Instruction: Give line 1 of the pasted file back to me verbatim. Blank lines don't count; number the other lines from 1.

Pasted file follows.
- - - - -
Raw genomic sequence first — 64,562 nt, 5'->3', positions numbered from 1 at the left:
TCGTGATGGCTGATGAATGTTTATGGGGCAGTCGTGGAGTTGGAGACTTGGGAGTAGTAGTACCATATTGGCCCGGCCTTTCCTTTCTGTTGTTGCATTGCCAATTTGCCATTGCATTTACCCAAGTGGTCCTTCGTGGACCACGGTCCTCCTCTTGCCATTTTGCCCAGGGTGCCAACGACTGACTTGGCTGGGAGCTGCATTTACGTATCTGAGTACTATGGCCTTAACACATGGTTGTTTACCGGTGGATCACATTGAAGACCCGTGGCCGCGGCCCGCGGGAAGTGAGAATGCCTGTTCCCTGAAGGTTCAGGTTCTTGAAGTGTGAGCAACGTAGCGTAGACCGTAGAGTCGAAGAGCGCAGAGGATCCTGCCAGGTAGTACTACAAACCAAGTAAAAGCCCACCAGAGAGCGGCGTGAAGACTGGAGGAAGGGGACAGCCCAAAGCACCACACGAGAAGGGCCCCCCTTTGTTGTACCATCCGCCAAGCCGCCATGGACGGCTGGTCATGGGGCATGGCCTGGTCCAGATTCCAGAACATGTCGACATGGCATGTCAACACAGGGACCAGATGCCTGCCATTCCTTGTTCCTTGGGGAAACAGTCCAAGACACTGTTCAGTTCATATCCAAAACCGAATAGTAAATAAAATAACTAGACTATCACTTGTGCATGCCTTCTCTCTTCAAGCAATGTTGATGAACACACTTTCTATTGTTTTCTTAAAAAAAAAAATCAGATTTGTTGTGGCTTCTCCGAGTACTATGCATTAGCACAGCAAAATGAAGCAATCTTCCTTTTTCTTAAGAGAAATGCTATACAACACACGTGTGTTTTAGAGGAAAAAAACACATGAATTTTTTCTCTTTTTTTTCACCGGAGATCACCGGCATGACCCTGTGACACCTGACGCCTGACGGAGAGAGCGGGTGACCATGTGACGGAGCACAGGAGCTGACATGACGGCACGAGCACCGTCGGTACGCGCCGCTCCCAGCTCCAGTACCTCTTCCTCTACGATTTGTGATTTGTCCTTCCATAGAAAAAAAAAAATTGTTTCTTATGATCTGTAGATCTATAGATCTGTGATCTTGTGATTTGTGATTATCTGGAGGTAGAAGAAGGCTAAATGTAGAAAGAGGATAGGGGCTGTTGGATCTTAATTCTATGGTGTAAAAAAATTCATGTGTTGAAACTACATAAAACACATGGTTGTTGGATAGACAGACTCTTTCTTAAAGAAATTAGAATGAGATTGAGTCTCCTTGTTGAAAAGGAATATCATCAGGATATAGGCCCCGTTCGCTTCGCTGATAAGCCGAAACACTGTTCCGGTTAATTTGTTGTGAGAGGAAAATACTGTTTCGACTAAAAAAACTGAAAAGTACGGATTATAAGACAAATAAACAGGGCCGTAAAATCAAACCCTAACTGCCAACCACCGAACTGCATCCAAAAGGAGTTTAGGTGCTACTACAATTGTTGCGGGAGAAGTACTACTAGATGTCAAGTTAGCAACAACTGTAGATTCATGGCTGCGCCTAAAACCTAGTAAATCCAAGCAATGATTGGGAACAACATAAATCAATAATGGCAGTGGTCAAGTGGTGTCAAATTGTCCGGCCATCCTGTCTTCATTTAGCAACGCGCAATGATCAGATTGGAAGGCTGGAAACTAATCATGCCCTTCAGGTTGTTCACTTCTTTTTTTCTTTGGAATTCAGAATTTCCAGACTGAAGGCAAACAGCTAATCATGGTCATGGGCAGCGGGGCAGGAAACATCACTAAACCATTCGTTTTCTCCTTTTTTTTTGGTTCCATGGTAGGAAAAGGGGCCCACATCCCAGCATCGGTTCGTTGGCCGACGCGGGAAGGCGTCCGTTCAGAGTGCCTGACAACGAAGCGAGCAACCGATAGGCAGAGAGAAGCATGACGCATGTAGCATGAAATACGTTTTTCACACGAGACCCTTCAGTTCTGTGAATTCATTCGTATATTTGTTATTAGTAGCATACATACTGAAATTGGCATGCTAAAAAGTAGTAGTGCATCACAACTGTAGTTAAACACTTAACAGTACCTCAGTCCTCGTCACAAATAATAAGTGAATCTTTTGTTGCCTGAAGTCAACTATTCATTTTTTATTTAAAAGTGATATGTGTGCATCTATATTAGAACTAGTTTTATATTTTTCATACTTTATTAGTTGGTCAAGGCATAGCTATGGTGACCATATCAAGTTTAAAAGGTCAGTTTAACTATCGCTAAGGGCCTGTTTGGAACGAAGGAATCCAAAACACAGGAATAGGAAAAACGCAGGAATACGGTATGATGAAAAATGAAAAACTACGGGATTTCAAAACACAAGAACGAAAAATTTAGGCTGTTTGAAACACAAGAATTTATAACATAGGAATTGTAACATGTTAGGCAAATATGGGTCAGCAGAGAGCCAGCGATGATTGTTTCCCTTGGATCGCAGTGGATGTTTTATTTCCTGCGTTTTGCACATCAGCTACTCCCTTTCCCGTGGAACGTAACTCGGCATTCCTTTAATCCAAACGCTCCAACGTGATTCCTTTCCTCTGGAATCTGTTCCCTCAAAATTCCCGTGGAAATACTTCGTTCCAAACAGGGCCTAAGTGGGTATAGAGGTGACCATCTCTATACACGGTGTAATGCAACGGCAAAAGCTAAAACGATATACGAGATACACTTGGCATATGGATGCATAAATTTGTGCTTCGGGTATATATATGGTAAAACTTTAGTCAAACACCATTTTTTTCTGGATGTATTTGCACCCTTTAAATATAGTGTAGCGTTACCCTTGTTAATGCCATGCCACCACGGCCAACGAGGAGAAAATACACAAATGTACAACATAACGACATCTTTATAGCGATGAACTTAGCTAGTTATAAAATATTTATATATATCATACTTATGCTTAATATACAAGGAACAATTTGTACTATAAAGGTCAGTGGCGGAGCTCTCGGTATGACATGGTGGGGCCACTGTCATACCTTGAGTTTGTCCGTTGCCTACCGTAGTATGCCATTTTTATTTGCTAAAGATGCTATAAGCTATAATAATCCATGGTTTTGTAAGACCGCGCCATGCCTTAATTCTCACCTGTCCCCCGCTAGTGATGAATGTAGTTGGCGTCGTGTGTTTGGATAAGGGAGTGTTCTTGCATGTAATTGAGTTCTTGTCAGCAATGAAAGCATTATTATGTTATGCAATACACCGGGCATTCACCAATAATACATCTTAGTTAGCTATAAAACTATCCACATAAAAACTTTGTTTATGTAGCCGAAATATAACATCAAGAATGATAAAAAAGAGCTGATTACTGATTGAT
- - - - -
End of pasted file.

Raw genomic sequence first — 64,562 nt, 5'->3', positions numbered from 1 at the left: